Die-off Reaction
Live Candida releases any thousands of toxins into your body which have to be dealt with by your liver. Dying Candida releases many times more. Your poor old liver may already be in a toxic condition and this extra load may simply be too much for it to cope with. The resulting symptoms vary from mild to very  unpleasant and are known as die-off symptoms. Some examples are given below:
  • Sore throat
  • Thrush
  • Joint pain
  • Eczema
  • Flu-like symptoms
  • Oral thrush
  • Depression
  • Anxiety
  • Diarrhoea
  • In fact, any of your old symptoms
Forewarned is forearmed. If you are unaware of this reaction you may be tricked into thinking that your condition is getting worse, not better. In fact it is simply that the Candida is dying too quickly. Simply take a step backwards, for example reduce your Caprylic acid to its previous level. This should allow your body time to get rid of the extra toxins.
Sources of Yeast and Fungi
When starting the Anti Candida regimen you will naturally concentrate very hard on eliminating foods and drinks which feed Candida. However there are some other factors to be aware of. Mould and damp of any kind will encourage Candida. Sources around the home and at work are common. Examples include airbourne moulds from the soil of houseplants and from damp areas of the house such as the bathroom and around window frames. Always ensure good ventilation of these areas and get someone else to look after your houseplants whilst you get well.
Some medications will also encourage Candida growth. Examples include antibiotics, steroids (including inhalers) and hormonal medications such as HRT and the contraceptive oil. These people more than most need to take probiotics everyday. Please note however that you should never discontinue use of any prescribed medications without consulting your Doctor first.
Anti – Candida Diet Guidelines Foods to Avoid
All sugar and food containing sugar. This includes fruit! Other likely foods include molasses, syrup, honey, malt, chocolate, any other confectionary, icing, cakes, marzipan, ice-cream, desserts, puddings, biscuits, soft drinks (including apparently the sugar free ones) Check all packets! You will be amazed, look out for frozen/ tinned vegetables with sugar for example. Sugar is often written as fructose, maltose, lactose, sucrose, dextrose.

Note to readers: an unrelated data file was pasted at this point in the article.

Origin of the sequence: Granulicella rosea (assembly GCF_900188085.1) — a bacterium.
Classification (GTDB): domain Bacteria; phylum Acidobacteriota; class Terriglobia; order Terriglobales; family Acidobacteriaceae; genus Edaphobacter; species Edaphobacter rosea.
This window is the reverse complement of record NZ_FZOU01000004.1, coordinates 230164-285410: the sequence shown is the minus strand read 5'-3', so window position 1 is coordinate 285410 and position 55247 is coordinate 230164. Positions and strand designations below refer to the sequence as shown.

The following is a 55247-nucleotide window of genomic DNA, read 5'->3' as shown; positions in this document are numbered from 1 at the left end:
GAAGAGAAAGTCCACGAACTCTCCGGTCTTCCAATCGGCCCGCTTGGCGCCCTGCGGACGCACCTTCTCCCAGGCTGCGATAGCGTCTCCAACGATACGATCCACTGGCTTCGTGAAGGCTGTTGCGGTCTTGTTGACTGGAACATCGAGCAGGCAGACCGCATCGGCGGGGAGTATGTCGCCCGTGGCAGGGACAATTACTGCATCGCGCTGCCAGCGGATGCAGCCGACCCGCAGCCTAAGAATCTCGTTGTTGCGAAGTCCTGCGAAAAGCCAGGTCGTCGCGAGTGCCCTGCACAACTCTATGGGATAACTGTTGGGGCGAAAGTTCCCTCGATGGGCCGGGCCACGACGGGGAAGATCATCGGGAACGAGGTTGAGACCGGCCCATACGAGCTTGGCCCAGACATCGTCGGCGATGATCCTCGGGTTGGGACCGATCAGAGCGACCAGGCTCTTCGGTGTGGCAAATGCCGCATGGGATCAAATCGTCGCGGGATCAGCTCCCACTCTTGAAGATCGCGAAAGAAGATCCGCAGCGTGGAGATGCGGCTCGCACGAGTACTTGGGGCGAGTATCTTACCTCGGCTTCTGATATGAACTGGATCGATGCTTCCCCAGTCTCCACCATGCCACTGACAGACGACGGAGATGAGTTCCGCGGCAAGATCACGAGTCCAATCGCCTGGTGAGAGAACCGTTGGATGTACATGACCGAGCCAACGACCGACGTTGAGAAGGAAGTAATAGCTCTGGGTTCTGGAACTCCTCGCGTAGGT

Just as likely to feed candida. Avoid all sugar free products as these probably contain artificial sweeteners.
Any foods containing it or derived from it. For example, bread, breadcrumbs, Marmite, Vecon, artex (Yeast pate), Bovril, stock cubes, citric acid, monosodium glutamate, pizza bases and some brands of vitamin unless stated Yeast free. Even sourdough or sprouted grain bread will contain some naturally occurring yeast.
Refined Grains
White rice, white flour, granary fliur, white pasta, corn flour, custard powder, and any oher foods which do not state wholemeal or wholegrain.
Malted Foods
Some cereals, some rye crisp breads, granary bread, Ovaltine, Horlicks
Fermented Foods
Soya sauce, sourdough bread, vinegar and foods containing vinegar (e.g. Salad cream, ketchup, baked beans etc) and alcoholic drinks, beer, cider and wine are the worst.
Cows milk
All dairy products e.g. cheese and cream, and any foods containing dairy. Watch out for milk powder and whey on packets.
Of any kind including fresh, tinned or dried. Freshly squeezed lemon juice is ok in salad dressings and as a drink with mineral water.
Unless freshly cracked, nuts are prone to mould.
Smoked or cured foods
Includes fish and meat, e.g. ham, bacon, smoked salmon or mackerel
Includes mushrooms and truffles
Tea and Coffee
Yes, even decaffeinated! Also avoid hot chocolate and other sugary beverages.
Soft drinks
Cola and recovery type drinks are high in sugar (or sweetener) and also contain caffeine.
Medicinal drugs
Some may contain caffeine, sugar or sweeteners.
More chemicals for your poor old liver to cope with. Besides which many preservatives are derived from yeast. Always read the label.
Hot spices and curries
These destroy friendly bacteria in the gut.
Foods to Enjoy!
Despite the long list of foods to avoid there are still plenty of foods left to enjoy. You simply need an open mind and a good imagination. Many people find this diet bland and uninteresting  to begin with but after a while you should lose your sweet tooth and taste for strongly flavoured packaged foods. This list will give you a few pointers.
Barley syrup, herb teas.
Yeast free soda bread
Porridge made from oats, millet, rice flakes, quinoa flakes with soya milk. Sugar free museli, shredded wheat if there is no allergy to wheat, puffed rice, puffed oats. Egg and grilled tomatoes on soda bread toast, boiled, scrambled, poached eggs, vegetable omelette.
Cold drinks
Mineral water, chilled tomoto juice, iced fruit teas, lemon water
Cold pressed oils
Sunflower, safflower, sesame, linseed, olive. All very useful for salad dressings and home made mayonnaise. Do not fry foods in oil except olive or grass fed butter (kerrygold butter is grassfed)
Cottage cheese
Fresh vegetables and salad
Organic meat and fish
Beans, pulses, lentils
Wholegrain rice
Wholewheat pasta
Mild spices such as cinnamon, cumin, turmeric
Milk alternatives, soya, oat, rice, goats and sheep milk.
Natural yogurt
Rice cakes, oat cakes, rye crisp breads, wholewheat crisp breads, yogurt, yeast free pate, homemade cakes
An excellent reference book for all anti-Candida cooks is the ‘Anti-Candida Cookbook by Erica White.